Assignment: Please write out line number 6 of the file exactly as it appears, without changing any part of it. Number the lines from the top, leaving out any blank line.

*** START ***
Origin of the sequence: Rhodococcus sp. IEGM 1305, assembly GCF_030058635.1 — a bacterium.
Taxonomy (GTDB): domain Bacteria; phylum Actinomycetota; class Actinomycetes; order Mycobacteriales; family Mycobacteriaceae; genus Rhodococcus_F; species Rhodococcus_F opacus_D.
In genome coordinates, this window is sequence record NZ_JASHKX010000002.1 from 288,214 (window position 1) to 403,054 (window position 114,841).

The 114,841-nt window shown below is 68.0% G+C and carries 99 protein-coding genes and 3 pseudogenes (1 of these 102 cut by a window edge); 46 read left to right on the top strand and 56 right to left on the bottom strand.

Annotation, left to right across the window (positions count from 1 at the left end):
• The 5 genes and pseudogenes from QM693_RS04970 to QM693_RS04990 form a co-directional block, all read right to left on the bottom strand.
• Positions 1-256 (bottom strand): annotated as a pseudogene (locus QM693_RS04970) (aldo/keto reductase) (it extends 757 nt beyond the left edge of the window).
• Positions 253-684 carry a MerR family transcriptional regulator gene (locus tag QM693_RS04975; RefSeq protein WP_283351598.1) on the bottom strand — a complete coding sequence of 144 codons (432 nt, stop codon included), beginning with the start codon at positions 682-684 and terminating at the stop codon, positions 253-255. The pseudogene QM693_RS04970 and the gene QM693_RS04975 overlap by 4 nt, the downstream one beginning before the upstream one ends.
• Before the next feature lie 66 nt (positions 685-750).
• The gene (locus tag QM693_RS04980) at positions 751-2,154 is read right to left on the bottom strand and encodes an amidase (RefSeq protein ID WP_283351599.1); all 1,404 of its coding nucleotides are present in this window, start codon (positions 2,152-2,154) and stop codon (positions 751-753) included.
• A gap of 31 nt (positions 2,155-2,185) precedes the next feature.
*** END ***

• The 5 genes and pseudogenes from QM693_RS04970 to QM693_RS04990 form a co-directional block, all read right to left on the bottom strand.